6. ^ Aaron Tan (30 September 2012). "FatFractal ups the ante in backend-as-a-service market". Techgoondu.com. Retrieved 16 October 2012. 
  7. ^ Dan Rowinski (9 November 2011). "Mobile Backend As A Service Parse Raises $5.5 Million in Series A Funding". ReadWrite. Retrieved 23 October 2012. 
  8. ^ Pankaj Mishra (7 January 2014). "MobStac Raises $2 Million In Series B To Help Brands Leverage Mobile Commerce". TechCrunch. Retrieved 22 May 2014. 
  9. ^ "built.io Is Building an Enterprise MBaas Platform for IoT". programmableweb. Retrieved 3 March 2014. 
  10. ^ a b Lane, Kin. "New Features From BaaS Provider AnyPresence". API Evangelist. Retrieved 28 May 2013. 
  11. ^ a b c Ryan Lawler (26 March 2012). "Parse offers its mobile backend-as-a-service on a freemium model". GigaOM. Retrieved 16 October 2012.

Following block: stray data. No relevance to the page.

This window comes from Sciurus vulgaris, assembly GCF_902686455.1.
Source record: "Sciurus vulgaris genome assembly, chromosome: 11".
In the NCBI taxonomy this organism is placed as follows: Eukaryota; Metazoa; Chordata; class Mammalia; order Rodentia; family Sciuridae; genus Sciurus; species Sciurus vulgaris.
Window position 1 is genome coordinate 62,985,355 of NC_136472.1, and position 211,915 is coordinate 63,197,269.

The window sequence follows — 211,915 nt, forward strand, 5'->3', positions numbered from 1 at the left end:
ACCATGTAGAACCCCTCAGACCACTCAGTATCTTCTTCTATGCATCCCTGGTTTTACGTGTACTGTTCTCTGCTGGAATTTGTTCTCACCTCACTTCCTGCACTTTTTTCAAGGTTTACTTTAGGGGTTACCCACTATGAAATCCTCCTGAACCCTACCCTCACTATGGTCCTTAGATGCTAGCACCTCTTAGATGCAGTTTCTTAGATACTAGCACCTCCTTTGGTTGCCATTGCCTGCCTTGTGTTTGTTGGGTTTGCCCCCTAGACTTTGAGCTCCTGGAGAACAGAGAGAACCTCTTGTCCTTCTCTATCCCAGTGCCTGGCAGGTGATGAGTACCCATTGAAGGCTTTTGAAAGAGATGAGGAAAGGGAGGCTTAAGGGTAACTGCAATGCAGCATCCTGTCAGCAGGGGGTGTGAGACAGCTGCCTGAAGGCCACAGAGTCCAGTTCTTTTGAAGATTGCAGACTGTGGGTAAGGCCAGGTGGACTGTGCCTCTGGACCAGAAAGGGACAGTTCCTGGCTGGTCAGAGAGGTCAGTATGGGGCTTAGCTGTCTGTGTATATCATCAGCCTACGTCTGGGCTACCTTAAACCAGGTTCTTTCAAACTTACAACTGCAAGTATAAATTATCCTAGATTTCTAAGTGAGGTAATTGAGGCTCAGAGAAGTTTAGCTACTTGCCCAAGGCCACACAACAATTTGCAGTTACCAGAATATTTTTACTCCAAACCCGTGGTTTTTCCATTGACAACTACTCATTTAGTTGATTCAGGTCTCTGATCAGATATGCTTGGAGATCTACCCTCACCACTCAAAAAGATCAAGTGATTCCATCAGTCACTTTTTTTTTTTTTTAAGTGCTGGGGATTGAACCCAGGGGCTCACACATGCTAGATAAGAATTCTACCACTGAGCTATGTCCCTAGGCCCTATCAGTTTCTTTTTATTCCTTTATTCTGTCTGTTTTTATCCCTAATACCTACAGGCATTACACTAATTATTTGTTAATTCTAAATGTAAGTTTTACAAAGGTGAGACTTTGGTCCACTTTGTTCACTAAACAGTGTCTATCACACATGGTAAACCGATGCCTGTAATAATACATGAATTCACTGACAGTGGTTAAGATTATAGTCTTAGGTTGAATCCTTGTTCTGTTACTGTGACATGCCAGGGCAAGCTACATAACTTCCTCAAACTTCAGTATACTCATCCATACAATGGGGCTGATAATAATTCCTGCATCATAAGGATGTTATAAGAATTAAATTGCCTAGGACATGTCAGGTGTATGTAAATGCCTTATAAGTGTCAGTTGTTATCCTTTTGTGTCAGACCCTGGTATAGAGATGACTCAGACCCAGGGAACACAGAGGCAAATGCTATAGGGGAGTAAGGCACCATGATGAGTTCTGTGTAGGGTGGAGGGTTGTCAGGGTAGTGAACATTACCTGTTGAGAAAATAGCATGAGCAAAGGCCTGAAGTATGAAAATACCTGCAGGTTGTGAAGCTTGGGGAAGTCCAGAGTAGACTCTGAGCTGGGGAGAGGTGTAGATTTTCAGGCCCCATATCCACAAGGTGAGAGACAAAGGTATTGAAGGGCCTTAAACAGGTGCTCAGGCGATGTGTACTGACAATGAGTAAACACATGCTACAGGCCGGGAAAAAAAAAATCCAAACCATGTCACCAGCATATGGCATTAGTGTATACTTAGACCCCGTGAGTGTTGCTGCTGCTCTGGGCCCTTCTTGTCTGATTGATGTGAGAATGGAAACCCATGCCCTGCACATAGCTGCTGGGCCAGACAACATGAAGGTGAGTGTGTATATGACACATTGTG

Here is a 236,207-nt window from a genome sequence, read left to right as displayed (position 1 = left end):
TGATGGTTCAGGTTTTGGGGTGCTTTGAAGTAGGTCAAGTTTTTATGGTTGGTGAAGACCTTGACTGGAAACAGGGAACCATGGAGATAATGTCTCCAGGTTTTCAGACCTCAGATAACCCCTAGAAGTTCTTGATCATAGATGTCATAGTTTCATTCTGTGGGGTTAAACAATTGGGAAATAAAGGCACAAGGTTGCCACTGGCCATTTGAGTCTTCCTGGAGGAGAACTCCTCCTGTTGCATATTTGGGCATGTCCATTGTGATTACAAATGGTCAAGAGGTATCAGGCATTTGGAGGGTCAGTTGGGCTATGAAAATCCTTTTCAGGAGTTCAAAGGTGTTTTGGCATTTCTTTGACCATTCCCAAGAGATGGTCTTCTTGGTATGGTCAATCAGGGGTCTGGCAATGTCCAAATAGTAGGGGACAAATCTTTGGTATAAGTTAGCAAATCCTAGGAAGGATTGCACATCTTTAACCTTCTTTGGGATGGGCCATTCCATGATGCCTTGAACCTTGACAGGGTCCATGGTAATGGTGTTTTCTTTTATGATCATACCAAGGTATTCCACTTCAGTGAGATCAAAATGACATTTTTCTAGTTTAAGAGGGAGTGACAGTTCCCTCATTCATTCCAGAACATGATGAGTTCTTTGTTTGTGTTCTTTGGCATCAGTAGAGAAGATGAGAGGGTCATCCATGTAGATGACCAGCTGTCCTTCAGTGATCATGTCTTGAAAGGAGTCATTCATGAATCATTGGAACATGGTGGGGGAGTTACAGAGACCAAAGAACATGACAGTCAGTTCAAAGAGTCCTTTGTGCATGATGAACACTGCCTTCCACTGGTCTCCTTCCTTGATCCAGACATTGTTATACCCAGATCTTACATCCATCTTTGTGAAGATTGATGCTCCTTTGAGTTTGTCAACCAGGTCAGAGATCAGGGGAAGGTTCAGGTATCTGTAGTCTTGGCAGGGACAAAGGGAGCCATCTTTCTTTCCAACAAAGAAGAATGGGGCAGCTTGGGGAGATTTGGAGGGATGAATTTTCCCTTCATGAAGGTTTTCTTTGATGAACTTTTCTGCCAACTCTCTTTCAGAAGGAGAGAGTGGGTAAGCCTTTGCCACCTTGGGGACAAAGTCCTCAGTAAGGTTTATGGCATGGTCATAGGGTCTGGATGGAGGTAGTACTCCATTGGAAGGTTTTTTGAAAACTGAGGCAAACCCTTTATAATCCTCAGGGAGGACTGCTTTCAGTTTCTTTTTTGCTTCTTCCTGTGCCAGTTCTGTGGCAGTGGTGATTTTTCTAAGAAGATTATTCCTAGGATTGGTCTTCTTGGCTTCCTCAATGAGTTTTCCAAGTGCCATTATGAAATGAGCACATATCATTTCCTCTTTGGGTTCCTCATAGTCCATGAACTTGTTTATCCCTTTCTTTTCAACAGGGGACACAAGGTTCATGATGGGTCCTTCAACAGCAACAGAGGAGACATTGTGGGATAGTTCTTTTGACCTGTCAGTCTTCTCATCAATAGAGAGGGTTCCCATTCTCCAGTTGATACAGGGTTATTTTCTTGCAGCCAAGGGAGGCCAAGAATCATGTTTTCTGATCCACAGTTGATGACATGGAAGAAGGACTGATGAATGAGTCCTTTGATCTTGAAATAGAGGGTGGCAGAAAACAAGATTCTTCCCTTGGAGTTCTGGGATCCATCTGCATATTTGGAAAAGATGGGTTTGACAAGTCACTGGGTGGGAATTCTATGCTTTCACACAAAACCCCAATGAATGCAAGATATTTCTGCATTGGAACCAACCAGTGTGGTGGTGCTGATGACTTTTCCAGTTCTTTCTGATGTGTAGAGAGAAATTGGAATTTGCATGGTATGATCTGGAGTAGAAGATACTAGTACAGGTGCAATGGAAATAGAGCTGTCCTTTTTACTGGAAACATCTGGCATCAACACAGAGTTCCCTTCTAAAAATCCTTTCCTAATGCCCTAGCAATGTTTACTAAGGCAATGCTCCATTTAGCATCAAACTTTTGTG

12. ^ a b Alex Williams (11 July 2012). "Kinvey Raises $5 Million For Mobile And Web App Backend As A Service". TechCrunch. Retrieved 16 October 2012. 
  13. ^ Michael Facemire (2 September 2012). "Enterprise Mobility: How Fast Can Development Go?". Michael Facemire's Blog. Forrester.com. Retrieved 16 October 2012. 
  14. ^ "Understanding the Basics of Backend as a Service (BaaS)". Mobile City. Silicon India. 9 August 2012. Retrieved 16 October 2012. 
  15. ^ a b Dan Rowinski (17 April 2012). "The Rise of Mobile Cloud Services: BaaS Startups Grow Up". ReadWrite. Retrieved 23 October 2012. 
  16. ^ a b Robin Wauters (30 May 2012). "Buddy.com raises $1m, offers a "backend-as-a-service" platform for app developers". The Next Web. Retrieved 16 October 2012. 
  17. ^ "MongoDB Stitch - Backend as a Service". MongoDB. Retrieved 2017-06-21. 
  18. ^ "The Enterprise Platform for Digital Transformation". Retrieved 18 October 2016. 
  19. ^ http://www.appspanel.com.  Missing or empty |title= (help)
  20. ^ "Build, host and share APIs". Retrieved 6 February 2017. 
  21. ^ "Mobile Backend and API Services Platform". Retrieved 9 January 2017.